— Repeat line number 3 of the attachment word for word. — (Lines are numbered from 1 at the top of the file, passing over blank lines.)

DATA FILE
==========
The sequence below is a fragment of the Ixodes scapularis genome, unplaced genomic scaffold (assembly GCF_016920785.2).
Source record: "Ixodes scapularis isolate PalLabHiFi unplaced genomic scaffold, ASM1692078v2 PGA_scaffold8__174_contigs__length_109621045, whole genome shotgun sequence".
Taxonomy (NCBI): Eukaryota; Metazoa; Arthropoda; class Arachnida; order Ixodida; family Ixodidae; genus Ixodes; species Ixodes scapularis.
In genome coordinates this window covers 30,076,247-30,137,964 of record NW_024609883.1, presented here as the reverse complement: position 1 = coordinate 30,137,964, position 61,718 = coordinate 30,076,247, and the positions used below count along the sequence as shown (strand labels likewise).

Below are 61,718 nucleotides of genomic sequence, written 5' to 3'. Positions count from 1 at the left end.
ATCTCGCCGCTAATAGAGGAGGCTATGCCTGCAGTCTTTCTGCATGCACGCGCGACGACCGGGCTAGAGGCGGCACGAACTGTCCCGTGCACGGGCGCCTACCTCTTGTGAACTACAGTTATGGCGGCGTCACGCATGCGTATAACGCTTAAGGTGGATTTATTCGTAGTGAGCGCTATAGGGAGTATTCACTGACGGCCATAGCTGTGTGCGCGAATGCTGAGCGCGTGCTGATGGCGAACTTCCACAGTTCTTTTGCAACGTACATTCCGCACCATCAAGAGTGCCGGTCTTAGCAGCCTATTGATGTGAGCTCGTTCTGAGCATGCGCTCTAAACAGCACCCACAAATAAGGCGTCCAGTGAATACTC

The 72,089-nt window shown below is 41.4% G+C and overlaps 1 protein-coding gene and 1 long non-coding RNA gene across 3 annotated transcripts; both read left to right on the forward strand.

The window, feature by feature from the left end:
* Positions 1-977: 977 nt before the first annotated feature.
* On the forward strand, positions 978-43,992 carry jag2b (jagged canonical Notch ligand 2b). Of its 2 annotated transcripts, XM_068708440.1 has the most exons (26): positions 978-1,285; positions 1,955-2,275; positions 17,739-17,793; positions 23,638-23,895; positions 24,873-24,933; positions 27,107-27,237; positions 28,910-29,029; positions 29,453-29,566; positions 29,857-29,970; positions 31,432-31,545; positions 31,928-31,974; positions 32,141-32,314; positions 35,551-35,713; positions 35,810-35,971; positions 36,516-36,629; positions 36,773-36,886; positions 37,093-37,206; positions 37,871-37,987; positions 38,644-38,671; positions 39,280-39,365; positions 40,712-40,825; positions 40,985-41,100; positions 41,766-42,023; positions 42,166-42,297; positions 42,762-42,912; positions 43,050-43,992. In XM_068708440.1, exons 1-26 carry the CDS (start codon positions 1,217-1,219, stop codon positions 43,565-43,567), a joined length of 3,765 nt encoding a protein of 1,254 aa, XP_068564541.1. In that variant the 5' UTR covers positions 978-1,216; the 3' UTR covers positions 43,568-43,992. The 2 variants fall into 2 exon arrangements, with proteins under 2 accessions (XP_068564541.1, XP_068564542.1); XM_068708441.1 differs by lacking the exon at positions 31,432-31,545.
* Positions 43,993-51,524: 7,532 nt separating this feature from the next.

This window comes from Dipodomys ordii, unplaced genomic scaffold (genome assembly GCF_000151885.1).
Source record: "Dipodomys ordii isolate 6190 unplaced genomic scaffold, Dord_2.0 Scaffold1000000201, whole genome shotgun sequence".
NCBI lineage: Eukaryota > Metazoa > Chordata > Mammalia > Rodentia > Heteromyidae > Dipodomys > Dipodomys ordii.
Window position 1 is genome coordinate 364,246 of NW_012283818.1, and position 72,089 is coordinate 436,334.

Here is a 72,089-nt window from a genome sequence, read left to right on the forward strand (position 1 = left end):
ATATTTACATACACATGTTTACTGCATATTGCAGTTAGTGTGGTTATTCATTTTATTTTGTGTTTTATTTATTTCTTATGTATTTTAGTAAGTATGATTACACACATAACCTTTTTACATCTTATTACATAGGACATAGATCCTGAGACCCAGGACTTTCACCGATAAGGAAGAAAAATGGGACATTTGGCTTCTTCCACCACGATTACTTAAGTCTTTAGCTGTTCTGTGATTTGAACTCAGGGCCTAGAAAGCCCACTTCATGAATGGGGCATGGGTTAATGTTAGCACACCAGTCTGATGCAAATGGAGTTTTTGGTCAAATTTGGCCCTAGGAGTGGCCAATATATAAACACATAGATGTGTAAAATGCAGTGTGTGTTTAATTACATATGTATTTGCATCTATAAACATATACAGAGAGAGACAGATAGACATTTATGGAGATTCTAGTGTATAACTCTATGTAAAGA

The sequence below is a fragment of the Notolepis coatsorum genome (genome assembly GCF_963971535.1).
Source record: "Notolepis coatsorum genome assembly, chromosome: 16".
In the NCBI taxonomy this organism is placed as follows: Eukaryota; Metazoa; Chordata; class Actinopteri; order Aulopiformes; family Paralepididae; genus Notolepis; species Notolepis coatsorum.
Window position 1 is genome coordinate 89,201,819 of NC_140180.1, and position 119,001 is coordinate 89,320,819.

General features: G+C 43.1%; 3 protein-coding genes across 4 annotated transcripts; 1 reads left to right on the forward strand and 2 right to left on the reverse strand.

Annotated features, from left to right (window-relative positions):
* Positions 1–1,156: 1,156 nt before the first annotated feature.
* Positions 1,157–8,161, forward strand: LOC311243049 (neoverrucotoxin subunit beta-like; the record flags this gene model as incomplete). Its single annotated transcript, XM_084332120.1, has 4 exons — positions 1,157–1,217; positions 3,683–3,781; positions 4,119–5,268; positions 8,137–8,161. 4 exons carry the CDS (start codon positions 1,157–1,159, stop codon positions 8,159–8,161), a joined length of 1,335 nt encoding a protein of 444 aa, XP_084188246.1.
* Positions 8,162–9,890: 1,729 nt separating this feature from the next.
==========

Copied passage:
Taxonomy (NCBI): Eukaryota; Metazoa; Arthropoda; class Arachnida; order Ixodida; family Ixodidae; genus Ixodes; species Ixodes scapularis.